Please tell me what the really good stuff is. That is what I am trying to figure out. Are you suggesting that I give up on all other locales (Archachon, la Rochelle, Ile de Re etc.) and just spend my time in the Dordogne since that had been my initial thought when booking my plane tickets and where everyone seems to go? Bottom line: We are looking to visit a variety of areas with interesting overall ambiance and activities because that, rather than say a famous church or monument or museum, is what stays in our memories long after the trip. We do not want a trip that is limited to getting out of the car and visiting a church, getting back in, driving to the next place and walking through a small town for two hours, and then going to a museum and getting back in the car to move on again.

    And, I am having a difficult time guesstimating about how long would be a good match for staying in places. That is one of the reasons I am seriously contemplating just winging it in the middle portion of the trip. While I have time at home I want to do in-depth research about places and the lodging possibilities in places that we might end up going. Then, if we decide to go with the winging it option, I can have a list of possible bases and possible places to stay in each of those locales.

    By the way, I too kind of gasped at those food prices wondering if it was going to cost us this much to eat all over the area. But, we are the ones who often will eat very modestly, stopping in bakeries or doing take-out or dining in smaller neighborhood places.

    I appreciate the thoughts.

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    I think you could skip La Rochelle and Ile de Ré. They will take you out of your way if Toulouse is the ultimate destination. You can get a nice taste of the seaside in Arcachon and Cap Ferret. Maybe 3 nights in that area, then head straight into the Périgord (you can stop at Monbazillac on the way, and Bergerac, too) and spend 4-5 nights in/near Sarlat. There are literally hundreds of things you can do in the area, and October is usually a lovely month.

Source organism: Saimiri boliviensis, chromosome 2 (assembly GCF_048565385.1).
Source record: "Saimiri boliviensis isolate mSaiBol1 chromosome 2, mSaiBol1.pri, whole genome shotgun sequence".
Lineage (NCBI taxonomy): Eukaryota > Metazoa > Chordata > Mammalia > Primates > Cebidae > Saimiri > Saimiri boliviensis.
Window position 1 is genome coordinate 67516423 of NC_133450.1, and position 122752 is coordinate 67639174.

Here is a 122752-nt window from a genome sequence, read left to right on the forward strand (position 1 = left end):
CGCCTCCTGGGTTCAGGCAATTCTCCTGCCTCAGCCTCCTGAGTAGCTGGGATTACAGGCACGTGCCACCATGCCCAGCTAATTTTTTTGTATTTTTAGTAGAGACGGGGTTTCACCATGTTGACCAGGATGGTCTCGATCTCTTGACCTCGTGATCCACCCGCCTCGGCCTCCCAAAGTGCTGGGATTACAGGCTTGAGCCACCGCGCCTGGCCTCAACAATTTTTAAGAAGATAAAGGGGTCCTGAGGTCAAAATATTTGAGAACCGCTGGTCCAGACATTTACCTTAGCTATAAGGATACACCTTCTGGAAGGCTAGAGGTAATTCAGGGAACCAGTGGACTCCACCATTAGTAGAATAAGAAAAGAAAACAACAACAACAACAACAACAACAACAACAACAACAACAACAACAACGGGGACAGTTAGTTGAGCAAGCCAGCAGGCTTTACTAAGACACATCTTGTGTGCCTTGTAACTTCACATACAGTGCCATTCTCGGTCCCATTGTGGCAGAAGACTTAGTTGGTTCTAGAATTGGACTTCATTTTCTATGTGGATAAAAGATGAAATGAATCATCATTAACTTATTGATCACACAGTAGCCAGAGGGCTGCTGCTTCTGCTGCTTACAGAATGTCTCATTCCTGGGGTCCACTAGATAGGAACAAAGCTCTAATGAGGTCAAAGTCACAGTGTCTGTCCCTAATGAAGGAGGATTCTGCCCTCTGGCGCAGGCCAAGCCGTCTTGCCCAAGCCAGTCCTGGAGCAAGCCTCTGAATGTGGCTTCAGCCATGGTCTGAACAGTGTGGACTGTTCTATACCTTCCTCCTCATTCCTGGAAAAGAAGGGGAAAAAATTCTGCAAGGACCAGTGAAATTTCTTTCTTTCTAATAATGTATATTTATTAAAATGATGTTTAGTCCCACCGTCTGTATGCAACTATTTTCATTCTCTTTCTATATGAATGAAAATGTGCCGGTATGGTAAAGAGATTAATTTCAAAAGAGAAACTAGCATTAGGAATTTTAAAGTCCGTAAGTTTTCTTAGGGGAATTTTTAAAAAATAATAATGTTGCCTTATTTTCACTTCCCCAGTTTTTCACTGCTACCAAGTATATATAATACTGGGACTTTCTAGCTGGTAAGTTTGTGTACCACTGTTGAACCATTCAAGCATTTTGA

From there you could wind your way down to Toulouse through Rocamadour, Collonges-la-Rouge, Martel, the Gouffre de Padirac, Figeac, Villefranche de Rouergue, La Salvetat, Cordes-sur-Ciel, then Albi, and finally Toulouse. You could pick a central place like Villefranche and branch out from there for a couple of nights, or just wend your way slowly south.

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    Great--very helpful!

    I have also been thinking about the weather factor here and realizing that in the coastal areas so many of the lovely things to do I read about seem to be predicated on having non-rainy weather. October, of course, can be quite iffy for rain. The more I think about it, it seems reasonable to me since this is shoulder season and we are not the kind of people who absolutely need to stay at that one little exquisite gem of a place for lodging that we make our plans just a few days out once we know what the weather forecast is like.

    We typically are not fans of big, bustling cities with the shopping streets of the usual suspects of international chain stores and lots of office buildings and modern sprawl. We don't need nightlife or fancy restaurants. We prefer smaller, more manageable places with nice, easy walking to neighborhood restaurants.